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Lenders typically advertise the rates that are available for their most attractive prime customers. These customers typically have great credit scores, says David Reiss.
You may not realize it, but the most influential determinant of your mortgage rate is your credit score. The higher your credit score, the lower the interest rate on the mortgage.
''A credit score, by definition, is a number that predicts how reliable you are about paying off a loan - and a mortgage is almost always the biggest loan any of us will ever sign up for,'' says Howard Dvorkin, CPA and Chairman of Debt.com, an expert who has been in the industry for over 20 years.
Moreover, your credit score will determine if you can get a home loan at all. Buyers below a certain threshold will have a difficult time obtaining a mortgage loan.
How can you determine what a good score is and what a bad score is? Credit scores are determined on a number of different factors, and no one really knows exactly how they are calculated since those formulas are proprietary to the companies using them.
Scores typically range from around 300 to 850 with the average credit score in America being at about 687.
Along with a few other factors, having a good credit score is essential to securing a mortgage at a decent rate as it determines how risky the borrower is. Tim Milauskas at First Home Mortgage explains:
''The riskier the loan, the more adjustment to the price of the loan, and the higher the mortgage rate. Fannie Mae and Freddie Mac have tiered credit score criteria when determining risk and ''loan level price adjustments'' that they use to gauge the risk of each loan. They charge lenders for riskier loans, and that charge is passed on to borrowers. Factors such as loan-to-value (the amount borrowed versus the value of the home), intended use of the property (primary residence, second home, investment property), and credit score are all factored into these loan level price adjustments.''
As a rule of thumb, a credit score of 740 or higher qualifies for the best interest rates from most lenders.
''A borrower with a 740 or better credit score should expect to see a significantly better interest rate than a borrower with a 660 credit score. This has been the pricing method for years. Better credit scores result in better interest rates, saving potentially thousands or tens of thousands of dollars in interest over the life of the loan,'' says Milauskas.
The difference between the best and worst rates can vary up to a full percentage point and a half!
Let's look at the credit rates for people with three different credit scores:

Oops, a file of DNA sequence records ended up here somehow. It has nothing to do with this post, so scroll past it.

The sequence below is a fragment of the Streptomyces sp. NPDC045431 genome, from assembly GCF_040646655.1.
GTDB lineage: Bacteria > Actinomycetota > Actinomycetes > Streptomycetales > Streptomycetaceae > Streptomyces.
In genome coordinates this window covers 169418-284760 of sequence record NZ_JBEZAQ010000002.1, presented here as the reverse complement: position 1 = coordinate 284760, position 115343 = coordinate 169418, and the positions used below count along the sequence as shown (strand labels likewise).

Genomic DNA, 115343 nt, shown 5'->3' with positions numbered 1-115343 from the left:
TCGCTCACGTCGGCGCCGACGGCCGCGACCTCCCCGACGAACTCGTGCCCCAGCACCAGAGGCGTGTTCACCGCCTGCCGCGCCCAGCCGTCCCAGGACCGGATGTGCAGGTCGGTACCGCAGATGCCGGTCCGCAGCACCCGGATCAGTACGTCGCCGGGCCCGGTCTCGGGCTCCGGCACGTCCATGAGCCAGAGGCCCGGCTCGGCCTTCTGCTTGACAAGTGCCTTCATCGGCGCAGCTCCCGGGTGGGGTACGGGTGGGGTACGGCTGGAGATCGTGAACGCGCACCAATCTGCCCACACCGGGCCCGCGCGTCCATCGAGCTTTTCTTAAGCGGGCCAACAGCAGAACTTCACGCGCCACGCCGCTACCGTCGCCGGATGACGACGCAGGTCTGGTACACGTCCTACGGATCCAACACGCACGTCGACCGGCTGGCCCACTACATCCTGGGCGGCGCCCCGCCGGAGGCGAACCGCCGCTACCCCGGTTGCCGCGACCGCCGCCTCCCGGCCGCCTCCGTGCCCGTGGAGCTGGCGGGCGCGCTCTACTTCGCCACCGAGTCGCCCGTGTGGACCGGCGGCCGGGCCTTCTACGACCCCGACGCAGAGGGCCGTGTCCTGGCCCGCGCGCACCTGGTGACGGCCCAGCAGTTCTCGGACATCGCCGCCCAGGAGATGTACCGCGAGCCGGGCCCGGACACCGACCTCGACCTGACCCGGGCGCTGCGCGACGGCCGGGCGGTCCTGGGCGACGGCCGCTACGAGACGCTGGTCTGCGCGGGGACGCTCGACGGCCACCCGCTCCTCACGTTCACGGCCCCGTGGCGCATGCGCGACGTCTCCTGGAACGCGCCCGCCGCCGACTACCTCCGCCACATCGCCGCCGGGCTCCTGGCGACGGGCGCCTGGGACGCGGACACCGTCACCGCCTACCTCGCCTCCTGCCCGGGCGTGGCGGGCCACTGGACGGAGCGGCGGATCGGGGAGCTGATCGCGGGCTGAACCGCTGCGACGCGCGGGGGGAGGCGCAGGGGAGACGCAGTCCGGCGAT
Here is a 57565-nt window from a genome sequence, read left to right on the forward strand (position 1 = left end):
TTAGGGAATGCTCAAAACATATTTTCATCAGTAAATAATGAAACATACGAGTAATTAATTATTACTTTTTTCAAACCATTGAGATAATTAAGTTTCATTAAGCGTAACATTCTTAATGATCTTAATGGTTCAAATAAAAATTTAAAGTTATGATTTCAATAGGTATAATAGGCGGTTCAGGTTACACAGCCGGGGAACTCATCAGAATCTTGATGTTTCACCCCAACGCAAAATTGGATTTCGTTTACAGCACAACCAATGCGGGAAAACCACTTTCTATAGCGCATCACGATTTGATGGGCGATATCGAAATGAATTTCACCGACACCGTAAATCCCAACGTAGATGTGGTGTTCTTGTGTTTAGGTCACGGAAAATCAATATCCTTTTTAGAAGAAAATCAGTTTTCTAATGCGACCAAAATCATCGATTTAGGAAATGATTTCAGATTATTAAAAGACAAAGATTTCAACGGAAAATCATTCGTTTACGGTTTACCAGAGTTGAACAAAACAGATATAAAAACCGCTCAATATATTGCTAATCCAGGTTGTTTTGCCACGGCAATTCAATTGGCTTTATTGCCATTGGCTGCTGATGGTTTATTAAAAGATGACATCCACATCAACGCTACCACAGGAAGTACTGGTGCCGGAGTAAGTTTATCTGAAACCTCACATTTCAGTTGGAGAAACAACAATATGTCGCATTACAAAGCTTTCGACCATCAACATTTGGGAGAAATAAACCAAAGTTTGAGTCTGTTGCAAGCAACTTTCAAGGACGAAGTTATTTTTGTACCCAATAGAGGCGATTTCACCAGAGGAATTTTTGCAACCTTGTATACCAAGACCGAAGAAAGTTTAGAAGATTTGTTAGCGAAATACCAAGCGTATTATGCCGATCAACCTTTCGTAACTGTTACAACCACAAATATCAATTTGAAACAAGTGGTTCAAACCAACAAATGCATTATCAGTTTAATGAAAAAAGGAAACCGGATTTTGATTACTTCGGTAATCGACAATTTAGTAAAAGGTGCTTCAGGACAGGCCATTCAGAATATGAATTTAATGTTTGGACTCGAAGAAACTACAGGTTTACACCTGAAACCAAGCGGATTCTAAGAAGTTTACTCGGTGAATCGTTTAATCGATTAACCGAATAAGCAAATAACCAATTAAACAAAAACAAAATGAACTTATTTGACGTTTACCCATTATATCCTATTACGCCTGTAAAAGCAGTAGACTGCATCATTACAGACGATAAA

Credit score of 620: 6.2 percent
Credit score of 700: 4.8 percent
Credit score of 780: 4.6 percent
Clearly, your credit score significantly impacts your mortgage rate. ''Lenders typically advertise the rates that are available for their most attractive — prime — customers. These customers typically have great credit scores,'' says David Reiss, an expert at residential real estate and Professor at Brooklyn Law School.
If you don't think a difference in a percentage point will make a big difference to your payments, you're mistaken. One percentage point can make a big difference! Consider this example of monthly principal and interest payments on a 30-year fixed rate mortgage for $250,000:
Monthly principal and interest
''At some point, [lenders] won't offer credit at all — they will reject you for not meeting their underwriting standards,'' explains Reiss. It starts getting tricky with a credit score of 620 and under, which makes it imperative to keep your credit score in good shape.
Lenders prefer borrowers with low balances, a long history of on-time payments and a mix of credit utilization – for example, a car loan and a couple lines of revolving accounts. Your credit score is based upon a couple of different factors including:
''The more access you have to credit and the less you use it, the better your score. And paying down or paying off balances monthly results in a higher score,'' explains Milauskas.
If you are looking to take out a mortgage loan in the future, it's important to get your credit back on track to get the best rate.
Know your Numbers : Reviewing your credit reports and scores is imperative to applying for a mortgage. This is the first step in evaluating whether you're ready to apply for a mortgage. You can get your credit reports for free once per year. Check out these free credit reporting and monitoring services .
On-Time Payments: Making payments on time is one of the most important factors in keeping your credit intact. Delinquencies are incredibly damaging to your score, which can cost you more in the long-run.
Pay off credit card debt : Reduce what you owe on your credit cards to lower your credit utilization ratio quickly. This is key to giving your credit score a boost.
Hold off on new inquiries : Every new loan application lowers your credit score a little bit. Avoid apply for new credit or loans until after you've closed on your new home.
Save, save, save : This won't exactly effect your credit score, however, it will make you look less risky to lenders. Lenders will want to see that you have savings to cover unexpected expenses of homeownership.
Comparing Mortgage Rates
If you are worried about your credit score, you should compare rates from lenders and shop around. Reiss of Brooklyn Law School explains that ''different lenders have different rates and different underwriting standards. Some lenders, like those offering FHA-insured mortgages, may offer mortgages to those with credit scores that other lenders would not lend to.''
Be Smartee makes it easy to compare hundreds of loans at once, accessing real-time rates and fees. Search for loans and apply online to see if you are approved instantly.
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